“And I think we all have pretty good, happy memories attached to a lot of these songs.”
November 12, 2013
“Les Misérables” shines in Village Theatre, though the production’s eager whimsy whisks away some wonder.
The opening baritone notes of the French chain gang song “Look Down” sets an unshakable tone of dejection and resilience, the two largest themes of the prestigious production. Following protagonist Jean Valjean’s release from an unjust imprisonment, “Les Misérables” tells a story of love, sin, passion and redemption through decades of French industrialization and revolution.
With such a large male cast, the show’s strength rests on the sheer skill of the singers. What makes it great is the level of emotion that the players, particularly Greg Stone, as Jean Valjean, and Eric Polani Jensen, as the pursuing policeman Javert, are able to give to the audience. They deliver the age’s restlessness and confusion in the face of social and personal change.
May 14, 2013
It is a shame so many have experienced “Chicago” the musical in the form of the award-winning 2002 movie. If there is one thing Village Theatre’s new show proves, it is the real heart of the piece demands to be set on a stage with many flashing lights and an enthralled audience. Through that awareness, the cast and crew of “Chicago” bring a wickedly lively spectacle to Front Street.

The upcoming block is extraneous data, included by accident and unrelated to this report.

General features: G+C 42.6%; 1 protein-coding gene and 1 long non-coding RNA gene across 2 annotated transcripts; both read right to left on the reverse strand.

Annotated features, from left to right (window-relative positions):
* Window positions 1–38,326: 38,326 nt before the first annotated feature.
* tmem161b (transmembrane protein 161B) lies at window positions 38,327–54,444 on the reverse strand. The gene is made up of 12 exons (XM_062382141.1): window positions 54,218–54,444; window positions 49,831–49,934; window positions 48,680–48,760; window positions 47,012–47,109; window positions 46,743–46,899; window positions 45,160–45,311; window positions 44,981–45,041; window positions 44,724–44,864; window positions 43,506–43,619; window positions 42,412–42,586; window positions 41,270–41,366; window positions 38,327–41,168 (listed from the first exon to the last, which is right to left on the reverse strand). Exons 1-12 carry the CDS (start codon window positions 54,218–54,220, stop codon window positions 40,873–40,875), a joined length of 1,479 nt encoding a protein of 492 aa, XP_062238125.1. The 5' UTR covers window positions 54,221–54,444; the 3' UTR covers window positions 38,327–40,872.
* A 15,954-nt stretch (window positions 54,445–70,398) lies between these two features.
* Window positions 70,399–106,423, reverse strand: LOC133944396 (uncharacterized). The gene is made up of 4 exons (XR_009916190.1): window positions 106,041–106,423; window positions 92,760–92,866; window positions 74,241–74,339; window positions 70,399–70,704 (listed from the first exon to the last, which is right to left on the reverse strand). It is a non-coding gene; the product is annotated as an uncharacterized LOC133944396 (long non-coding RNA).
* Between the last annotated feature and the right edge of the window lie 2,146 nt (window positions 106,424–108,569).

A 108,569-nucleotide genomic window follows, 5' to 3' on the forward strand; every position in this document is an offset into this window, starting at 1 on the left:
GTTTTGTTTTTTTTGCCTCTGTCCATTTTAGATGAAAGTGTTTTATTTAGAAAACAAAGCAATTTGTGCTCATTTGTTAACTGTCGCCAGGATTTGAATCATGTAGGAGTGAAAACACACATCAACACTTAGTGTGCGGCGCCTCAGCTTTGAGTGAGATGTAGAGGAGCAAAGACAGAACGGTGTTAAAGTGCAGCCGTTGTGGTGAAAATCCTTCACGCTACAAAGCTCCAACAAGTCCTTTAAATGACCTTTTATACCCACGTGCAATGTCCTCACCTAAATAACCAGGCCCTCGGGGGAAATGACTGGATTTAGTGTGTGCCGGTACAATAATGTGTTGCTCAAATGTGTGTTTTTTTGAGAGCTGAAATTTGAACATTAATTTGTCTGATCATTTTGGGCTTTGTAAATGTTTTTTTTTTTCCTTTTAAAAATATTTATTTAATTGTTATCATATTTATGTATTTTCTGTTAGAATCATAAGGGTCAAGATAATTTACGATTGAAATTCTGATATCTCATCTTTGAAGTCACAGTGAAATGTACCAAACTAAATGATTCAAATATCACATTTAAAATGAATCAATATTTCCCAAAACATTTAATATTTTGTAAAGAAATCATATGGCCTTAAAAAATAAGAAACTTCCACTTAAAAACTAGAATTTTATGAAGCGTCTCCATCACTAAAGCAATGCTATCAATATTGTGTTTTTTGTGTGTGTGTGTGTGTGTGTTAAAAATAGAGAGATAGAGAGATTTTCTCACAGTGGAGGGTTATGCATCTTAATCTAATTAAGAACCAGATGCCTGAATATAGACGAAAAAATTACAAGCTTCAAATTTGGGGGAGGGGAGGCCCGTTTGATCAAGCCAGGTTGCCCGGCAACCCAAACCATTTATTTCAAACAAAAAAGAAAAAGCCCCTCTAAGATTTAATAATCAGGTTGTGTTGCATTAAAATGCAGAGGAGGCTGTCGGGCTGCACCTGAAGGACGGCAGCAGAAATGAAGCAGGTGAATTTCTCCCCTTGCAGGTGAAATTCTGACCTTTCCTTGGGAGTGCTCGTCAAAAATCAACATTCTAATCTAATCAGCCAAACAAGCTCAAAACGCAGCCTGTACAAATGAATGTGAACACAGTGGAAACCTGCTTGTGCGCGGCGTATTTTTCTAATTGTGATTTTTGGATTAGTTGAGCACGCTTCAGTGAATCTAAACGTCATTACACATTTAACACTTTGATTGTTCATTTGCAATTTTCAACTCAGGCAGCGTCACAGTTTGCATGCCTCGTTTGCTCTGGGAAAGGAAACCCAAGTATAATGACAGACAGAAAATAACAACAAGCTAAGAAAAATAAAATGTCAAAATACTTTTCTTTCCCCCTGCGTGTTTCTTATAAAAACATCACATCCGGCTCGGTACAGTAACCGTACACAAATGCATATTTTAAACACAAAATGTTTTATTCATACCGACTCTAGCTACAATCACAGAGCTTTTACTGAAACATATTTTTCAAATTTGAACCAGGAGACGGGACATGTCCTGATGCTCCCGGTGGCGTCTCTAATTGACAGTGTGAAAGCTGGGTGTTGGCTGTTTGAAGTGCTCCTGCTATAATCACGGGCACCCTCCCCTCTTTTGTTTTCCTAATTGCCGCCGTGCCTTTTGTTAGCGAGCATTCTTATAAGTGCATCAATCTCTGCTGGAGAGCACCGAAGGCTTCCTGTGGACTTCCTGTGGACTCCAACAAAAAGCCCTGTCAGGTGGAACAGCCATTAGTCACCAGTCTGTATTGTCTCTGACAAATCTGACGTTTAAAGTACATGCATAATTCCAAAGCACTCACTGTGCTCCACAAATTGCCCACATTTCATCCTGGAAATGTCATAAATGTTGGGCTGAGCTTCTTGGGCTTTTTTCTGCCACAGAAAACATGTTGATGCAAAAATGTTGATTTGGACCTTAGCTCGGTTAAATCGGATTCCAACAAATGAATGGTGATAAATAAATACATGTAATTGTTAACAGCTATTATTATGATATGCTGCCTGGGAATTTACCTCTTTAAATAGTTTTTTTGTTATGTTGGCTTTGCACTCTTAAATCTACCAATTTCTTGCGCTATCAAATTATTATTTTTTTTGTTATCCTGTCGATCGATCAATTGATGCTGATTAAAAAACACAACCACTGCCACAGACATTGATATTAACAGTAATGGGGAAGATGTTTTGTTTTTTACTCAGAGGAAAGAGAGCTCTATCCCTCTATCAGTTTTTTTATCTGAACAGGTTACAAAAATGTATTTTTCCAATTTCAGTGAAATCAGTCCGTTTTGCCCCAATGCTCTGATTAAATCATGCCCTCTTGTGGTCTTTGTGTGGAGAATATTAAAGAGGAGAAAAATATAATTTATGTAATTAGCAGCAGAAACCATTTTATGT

March 19, 2013
Life is a journey. The consequences of choices we make and events that occur determine the paths we travel. Rarely is the objective the journey’s finish, rather it’s growing from the experiences along the way.
Such is the metaphor examined in Village Theatre’s original musical, “Trails.”
It’s a simple tale of two 30-something friends, Seth and Mike, fulfilling a childhood promise to hike the Appalachian Trail while they confront love, loss and growing up.
March 12, 2013
When Village Theatre announces a new season, tucked in among the productions is usually something original that will have audiences eager to be the first to experience.
Hoping to follow in the footsteps of other recent original musicals with their roots in Issaquah, such as “Next to Normal” and “Million Dollar Quartet,” comes “Trails,” opening March 14.
“Trails” debuted with its first reading during Village Theatre’s 2011 season’s Festival of New Musicals.
January 22, 2013
To enjoy some of the finer things in life, there are rules. For example:
- The first rule of Fight Club is you do not talk about Fight Club.
- What happens in Vegas, stays in Vegas.
- And, do not reveal the plot of “The Mousetrap.”
Each has its own reason to remain spoiler free. Village Theatre hopes its patrons adhere to the latter so subsequent audiences can enjoy its latest production, Agatha Christie’s “The Mousetrap.”
What started as an 80th birthday tribute written for Queen Elizabeth in 1947, Agatha Christie thought her radio broadcast, “Three Blind Mice,” adapted for stage would have an uneventful eight-month run, tops.